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  4. Don't go away!! We still need to hear the post adoption stories. Truth be known, social worker asked me the other day had I known how rough life would be post adoption would I have adopted and my answer is no. It nearly destroyed us, however, we are on the other side of that traumatising 5 years and can be grateful for having adopted these kids. People need to know this is no piece of cake. --- said like a true hypocrite whose blog lies dormant. ๐Ÿ™‚๐Ÿ™ƒ I'm going to write today, I have something pretty big to share.

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  5. I do hope you will continue. Regardless of if you are actively fostering, you're parenting adopted children and I still have a lot to learn about that!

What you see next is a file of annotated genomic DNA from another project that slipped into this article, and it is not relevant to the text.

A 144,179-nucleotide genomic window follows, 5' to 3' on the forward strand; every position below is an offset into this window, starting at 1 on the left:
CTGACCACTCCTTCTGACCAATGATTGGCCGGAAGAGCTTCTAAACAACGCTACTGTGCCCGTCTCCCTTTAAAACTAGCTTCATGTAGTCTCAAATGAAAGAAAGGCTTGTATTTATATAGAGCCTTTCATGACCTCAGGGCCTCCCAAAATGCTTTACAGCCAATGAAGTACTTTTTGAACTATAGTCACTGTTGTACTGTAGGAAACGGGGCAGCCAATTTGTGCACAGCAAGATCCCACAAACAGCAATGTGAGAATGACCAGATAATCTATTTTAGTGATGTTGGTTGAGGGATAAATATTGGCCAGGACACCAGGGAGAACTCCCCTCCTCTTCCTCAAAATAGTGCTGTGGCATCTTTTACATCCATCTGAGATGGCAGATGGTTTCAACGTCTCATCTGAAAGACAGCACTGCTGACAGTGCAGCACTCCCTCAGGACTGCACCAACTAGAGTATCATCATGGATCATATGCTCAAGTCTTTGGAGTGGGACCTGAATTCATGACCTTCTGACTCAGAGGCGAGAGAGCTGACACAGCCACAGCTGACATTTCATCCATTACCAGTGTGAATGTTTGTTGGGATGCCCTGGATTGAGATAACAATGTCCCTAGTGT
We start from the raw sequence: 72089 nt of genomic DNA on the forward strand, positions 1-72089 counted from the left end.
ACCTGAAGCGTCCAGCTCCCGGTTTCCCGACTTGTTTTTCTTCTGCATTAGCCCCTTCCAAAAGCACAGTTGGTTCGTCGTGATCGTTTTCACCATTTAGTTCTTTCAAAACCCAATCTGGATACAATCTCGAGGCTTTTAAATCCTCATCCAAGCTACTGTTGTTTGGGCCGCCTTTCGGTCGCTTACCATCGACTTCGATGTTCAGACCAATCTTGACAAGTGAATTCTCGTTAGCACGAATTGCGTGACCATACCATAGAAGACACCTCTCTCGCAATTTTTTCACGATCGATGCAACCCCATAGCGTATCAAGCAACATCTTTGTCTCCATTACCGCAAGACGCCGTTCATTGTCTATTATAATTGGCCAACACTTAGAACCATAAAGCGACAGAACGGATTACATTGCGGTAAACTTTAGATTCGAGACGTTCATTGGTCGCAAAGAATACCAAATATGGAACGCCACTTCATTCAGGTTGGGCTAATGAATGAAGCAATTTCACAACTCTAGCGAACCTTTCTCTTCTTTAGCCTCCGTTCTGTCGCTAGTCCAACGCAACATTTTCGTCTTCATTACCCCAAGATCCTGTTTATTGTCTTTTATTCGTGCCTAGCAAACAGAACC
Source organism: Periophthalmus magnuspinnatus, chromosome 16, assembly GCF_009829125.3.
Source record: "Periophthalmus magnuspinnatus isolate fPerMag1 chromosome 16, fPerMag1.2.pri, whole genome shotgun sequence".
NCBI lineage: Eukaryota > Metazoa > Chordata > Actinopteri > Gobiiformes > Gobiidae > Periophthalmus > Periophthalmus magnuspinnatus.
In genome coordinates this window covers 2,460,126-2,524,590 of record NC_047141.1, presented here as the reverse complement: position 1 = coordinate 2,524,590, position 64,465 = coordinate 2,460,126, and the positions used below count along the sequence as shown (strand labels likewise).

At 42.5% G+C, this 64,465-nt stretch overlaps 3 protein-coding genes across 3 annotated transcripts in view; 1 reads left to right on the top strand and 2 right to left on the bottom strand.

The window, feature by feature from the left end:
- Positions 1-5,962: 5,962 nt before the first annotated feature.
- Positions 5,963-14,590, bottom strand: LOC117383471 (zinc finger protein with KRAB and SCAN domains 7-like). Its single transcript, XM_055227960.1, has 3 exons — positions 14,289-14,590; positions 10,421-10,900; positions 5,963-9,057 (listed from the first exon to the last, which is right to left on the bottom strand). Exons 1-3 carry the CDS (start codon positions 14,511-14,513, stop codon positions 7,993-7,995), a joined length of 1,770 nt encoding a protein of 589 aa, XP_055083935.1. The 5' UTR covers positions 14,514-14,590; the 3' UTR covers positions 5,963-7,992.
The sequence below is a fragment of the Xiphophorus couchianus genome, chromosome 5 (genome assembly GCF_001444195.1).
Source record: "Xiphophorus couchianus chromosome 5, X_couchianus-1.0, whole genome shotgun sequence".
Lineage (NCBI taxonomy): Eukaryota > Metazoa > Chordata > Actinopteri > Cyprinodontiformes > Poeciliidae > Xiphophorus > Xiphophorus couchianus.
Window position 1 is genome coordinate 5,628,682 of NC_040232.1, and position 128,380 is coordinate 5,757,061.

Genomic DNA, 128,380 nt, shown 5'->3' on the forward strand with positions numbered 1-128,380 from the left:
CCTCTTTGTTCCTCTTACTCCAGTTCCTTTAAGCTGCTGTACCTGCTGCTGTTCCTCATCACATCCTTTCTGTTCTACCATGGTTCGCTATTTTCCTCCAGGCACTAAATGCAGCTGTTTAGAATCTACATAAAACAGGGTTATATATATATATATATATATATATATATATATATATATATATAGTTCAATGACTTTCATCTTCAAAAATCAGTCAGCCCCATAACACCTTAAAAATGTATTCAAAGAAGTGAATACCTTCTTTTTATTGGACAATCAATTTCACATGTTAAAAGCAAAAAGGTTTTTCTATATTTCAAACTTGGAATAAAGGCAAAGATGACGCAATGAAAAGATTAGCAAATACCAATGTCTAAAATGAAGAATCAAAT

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  6. I love to read your blog! I have learned so much from your story.

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  7. Please keep blogging! You have shown me that adoption isn't all roses but that there are (still) kids out there who need love and care even during damn hard times. I hope that I'm able to adopt someday and be as marvelous a parent as you are.

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  8. Your parenting advice and projects are enough for you to keep blogging! You are such an inspiration to so very many of us!